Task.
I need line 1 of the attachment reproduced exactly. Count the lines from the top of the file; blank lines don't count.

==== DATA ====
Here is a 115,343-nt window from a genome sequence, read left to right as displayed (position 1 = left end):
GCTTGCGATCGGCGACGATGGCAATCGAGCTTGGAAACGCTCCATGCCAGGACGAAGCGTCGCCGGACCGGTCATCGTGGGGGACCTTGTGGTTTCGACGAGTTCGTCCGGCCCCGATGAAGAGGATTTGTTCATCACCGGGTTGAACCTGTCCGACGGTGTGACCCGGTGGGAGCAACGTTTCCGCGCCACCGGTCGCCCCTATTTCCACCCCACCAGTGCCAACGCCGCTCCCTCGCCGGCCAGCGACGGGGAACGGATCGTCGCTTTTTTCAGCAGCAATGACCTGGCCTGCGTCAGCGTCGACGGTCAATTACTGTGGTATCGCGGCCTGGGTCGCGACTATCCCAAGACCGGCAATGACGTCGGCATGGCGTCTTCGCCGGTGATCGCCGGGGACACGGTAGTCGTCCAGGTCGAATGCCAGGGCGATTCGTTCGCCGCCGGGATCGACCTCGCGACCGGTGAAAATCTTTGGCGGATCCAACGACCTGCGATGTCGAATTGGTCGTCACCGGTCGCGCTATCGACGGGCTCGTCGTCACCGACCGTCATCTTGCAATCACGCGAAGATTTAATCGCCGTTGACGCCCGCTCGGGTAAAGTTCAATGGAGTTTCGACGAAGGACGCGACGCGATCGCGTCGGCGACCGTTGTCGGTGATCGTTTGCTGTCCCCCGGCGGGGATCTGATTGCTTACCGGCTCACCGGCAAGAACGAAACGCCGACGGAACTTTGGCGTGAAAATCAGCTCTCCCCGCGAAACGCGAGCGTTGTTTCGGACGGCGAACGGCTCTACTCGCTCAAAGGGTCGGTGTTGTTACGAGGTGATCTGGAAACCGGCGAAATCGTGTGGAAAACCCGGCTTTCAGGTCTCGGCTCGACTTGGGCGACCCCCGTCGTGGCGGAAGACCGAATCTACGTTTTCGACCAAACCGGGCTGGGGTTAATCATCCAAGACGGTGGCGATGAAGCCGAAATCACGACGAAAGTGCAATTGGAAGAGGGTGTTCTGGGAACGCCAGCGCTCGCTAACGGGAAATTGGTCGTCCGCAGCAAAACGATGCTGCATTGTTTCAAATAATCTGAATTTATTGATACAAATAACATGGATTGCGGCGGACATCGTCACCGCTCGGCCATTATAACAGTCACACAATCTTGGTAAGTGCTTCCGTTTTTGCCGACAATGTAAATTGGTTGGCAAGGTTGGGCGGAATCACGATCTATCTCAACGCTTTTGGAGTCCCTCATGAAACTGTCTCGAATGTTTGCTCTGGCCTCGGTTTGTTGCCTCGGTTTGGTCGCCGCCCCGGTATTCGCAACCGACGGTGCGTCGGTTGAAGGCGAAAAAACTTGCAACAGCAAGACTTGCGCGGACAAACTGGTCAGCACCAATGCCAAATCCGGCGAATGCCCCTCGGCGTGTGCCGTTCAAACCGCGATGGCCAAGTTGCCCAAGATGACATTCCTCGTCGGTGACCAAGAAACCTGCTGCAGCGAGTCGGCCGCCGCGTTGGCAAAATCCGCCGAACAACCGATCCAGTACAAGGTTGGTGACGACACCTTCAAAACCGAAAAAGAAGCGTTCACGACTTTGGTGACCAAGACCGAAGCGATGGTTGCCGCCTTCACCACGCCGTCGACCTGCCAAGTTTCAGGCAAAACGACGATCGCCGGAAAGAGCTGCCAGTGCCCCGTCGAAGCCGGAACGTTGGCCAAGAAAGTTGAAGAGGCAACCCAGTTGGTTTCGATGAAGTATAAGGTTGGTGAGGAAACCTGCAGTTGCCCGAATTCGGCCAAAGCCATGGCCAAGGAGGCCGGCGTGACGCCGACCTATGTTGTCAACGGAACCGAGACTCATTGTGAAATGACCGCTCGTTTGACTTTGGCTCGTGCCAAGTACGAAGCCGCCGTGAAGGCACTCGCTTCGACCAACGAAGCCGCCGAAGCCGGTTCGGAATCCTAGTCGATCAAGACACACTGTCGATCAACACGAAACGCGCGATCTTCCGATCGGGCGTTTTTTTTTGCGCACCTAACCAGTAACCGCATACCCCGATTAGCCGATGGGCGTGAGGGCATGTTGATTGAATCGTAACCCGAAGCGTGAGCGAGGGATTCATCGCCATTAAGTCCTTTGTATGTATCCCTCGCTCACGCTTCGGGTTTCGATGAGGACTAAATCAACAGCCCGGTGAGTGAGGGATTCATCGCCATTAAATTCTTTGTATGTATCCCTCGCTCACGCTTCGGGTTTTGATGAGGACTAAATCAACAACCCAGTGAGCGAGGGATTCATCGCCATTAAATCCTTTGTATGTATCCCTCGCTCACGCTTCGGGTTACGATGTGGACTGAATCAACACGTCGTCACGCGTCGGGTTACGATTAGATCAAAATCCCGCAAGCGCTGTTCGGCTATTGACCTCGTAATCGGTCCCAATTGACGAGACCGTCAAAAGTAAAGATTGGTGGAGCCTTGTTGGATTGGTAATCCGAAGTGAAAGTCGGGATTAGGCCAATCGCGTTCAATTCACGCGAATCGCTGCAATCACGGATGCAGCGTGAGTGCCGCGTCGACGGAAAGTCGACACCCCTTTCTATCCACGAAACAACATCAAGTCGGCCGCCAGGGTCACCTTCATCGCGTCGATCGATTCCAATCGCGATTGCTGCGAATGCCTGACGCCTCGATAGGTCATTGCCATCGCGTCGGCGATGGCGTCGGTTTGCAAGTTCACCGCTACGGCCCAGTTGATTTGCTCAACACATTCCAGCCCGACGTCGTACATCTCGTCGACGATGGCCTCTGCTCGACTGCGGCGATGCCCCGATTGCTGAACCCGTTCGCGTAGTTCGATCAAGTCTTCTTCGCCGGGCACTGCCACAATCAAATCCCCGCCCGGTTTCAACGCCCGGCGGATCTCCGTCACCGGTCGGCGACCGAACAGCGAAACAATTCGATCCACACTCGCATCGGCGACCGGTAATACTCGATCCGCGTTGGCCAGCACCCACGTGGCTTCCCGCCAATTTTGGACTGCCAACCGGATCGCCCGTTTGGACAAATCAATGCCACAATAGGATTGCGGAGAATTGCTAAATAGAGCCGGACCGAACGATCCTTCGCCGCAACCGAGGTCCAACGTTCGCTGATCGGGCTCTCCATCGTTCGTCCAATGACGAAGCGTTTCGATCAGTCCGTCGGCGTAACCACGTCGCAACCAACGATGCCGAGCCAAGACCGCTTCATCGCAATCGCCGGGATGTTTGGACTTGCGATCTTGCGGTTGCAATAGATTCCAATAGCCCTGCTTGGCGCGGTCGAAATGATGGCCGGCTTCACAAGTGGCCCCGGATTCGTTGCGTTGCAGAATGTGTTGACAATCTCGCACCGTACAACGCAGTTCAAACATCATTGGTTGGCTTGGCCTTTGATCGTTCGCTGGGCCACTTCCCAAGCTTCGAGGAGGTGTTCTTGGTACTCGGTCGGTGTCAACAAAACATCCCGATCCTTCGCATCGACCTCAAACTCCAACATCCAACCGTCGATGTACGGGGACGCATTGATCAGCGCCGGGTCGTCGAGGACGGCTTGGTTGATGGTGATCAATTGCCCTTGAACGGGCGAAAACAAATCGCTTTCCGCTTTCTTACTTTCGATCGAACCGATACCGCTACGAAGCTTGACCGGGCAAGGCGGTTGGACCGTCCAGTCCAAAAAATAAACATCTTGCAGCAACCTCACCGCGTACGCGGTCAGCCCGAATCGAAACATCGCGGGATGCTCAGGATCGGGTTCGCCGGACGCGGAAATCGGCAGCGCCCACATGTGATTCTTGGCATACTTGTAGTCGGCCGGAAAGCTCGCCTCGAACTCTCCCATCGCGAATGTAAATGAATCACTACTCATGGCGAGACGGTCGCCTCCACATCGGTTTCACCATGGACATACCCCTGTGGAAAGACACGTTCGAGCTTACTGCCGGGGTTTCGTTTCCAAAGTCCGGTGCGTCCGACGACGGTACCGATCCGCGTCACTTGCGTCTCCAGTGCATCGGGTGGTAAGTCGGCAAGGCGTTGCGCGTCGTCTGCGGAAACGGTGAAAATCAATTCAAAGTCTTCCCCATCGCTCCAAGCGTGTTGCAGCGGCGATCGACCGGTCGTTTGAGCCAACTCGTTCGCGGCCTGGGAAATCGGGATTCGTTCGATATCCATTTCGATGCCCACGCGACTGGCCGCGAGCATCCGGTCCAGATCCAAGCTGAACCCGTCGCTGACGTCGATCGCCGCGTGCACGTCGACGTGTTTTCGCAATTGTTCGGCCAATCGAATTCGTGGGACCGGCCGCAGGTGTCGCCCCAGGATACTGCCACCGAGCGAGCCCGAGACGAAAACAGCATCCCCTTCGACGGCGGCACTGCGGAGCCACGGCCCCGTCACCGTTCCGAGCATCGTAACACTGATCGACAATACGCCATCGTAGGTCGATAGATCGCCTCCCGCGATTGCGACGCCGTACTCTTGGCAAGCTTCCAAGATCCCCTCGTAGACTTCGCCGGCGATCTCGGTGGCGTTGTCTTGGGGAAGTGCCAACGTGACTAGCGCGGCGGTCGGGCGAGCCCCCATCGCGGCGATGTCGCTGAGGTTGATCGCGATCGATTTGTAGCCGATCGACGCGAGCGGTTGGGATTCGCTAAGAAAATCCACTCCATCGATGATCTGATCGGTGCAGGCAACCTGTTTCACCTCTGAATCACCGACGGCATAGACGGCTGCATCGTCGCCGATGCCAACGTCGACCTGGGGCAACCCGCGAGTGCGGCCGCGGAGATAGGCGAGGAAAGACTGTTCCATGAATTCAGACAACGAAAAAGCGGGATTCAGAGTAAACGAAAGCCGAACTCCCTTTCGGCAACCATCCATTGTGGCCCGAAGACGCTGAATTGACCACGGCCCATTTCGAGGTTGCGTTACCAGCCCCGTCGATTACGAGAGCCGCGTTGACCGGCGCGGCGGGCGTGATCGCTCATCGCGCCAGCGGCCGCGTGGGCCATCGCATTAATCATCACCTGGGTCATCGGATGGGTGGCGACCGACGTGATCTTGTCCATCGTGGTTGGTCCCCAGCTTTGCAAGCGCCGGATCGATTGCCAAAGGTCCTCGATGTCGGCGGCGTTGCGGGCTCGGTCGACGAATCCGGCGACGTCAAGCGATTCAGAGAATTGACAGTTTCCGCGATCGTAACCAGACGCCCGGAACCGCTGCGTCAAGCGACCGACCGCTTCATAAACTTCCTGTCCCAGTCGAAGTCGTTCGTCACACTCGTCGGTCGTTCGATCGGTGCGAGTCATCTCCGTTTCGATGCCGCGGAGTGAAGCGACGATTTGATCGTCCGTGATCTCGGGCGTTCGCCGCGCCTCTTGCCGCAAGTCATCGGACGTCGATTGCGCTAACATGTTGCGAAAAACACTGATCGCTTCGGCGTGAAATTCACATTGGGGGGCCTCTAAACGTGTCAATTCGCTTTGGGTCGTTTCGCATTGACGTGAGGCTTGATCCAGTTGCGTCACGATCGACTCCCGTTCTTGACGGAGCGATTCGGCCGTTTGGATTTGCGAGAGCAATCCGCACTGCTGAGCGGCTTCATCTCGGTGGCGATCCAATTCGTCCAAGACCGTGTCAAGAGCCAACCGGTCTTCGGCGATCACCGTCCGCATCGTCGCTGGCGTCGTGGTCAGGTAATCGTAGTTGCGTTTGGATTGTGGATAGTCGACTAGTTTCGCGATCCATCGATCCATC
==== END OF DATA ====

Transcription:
Here is a 115,343-nt window from a genome sequence, read left to right as displayed (position 1 = left end):